Infusoria is a mixture of tiny, usually single-celled organisms like algae and Paramecium. It’s a wonderful food, and you can make it at short notice at home.to grow it, you’ll need a jar (clear in colour) some tank water (or flower vase water if you have some handy) some kitchen scraps and a windowsill.
Half to three-quarter fill the jar with aquarium water (never use untreated tapwater for this — the chlorine is present to stop the likes of infusoria from growing). Into that place a generous slice of cabbage, lettuce, courgette, sprout, spinach, or whatever else you have. I’ve always used leafy greens with good effect.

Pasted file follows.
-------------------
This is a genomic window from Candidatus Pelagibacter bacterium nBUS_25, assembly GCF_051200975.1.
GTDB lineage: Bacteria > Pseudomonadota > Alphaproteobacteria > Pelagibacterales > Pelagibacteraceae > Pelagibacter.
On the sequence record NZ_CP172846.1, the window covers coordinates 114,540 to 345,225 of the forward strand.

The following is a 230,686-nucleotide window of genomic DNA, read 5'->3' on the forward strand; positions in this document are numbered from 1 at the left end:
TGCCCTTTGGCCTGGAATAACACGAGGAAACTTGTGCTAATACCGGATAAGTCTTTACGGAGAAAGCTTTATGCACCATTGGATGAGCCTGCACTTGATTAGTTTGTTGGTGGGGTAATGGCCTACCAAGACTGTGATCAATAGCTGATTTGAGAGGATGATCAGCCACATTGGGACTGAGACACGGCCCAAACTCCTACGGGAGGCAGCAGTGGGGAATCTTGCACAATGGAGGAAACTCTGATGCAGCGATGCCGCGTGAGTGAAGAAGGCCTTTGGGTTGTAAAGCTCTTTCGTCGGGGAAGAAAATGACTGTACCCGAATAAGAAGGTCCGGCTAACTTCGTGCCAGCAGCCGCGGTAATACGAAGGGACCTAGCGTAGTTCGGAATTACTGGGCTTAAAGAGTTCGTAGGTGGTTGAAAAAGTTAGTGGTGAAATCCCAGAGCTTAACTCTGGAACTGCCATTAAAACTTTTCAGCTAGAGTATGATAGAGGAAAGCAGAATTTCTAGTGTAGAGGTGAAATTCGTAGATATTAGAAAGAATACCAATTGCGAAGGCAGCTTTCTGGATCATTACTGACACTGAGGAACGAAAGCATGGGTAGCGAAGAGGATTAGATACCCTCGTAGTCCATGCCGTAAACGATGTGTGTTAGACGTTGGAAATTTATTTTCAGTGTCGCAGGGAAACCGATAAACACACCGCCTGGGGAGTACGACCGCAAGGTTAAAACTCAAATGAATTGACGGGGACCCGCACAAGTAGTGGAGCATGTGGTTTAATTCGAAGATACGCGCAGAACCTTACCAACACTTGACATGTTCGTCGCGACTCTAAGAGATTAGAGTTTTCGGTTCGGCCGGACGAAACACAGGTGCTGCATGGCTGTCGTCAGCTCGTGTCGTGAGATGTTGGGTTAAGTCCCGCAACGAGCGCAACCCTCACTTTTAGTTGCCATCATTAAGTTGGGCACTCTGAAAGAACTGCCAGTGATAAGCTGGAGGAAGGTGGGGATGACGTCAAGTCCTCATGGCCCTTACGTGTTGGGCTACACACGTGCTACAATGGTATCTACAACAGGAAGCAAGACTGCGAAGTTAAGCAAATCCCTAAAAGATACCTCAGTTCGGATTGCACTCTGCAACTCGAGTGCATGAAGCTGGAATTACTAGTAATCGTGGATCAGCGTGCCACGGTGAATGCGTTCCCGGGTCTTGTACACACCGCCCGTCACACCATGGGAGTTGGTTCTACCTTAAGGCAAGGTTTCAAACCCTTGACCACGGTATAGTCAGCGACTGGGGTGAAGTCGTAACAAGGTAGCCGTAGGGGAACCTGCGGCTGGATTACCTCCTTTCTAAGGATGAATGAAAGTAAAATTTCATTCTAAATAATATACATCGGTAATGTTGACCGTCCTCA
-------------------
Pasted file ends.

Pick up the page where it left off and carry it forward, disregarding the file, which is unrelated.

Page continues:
Pop a piece of cloth on the top of the jar and seal with an elastic band, and place the jar somewhere bright but not in direct sunlight (I’d just end up with a green jar when I did). I always used an obscured kitchen windowsill.
Over the next few days the water in the jar will turn cloudy. This is a bacterial bloom, and entirely necessary to the process. Your infusoria is not yet ready, though! The jar may become a little stinky at this point.
After seven or eight days, the water in the jar will clear, or sometimes turn a pink colour. This is a surefire sign that infusoria has started to grow and is using the bacteria bloom as a food source.
Look in to the jar and at this point you should see a fine, moving dust. That’s your infusoria, ready to go! Add as much as is needed with a pipette, and use this culture to help kickstart other cultures.
This water will be teeming with tiny live food in just a few days.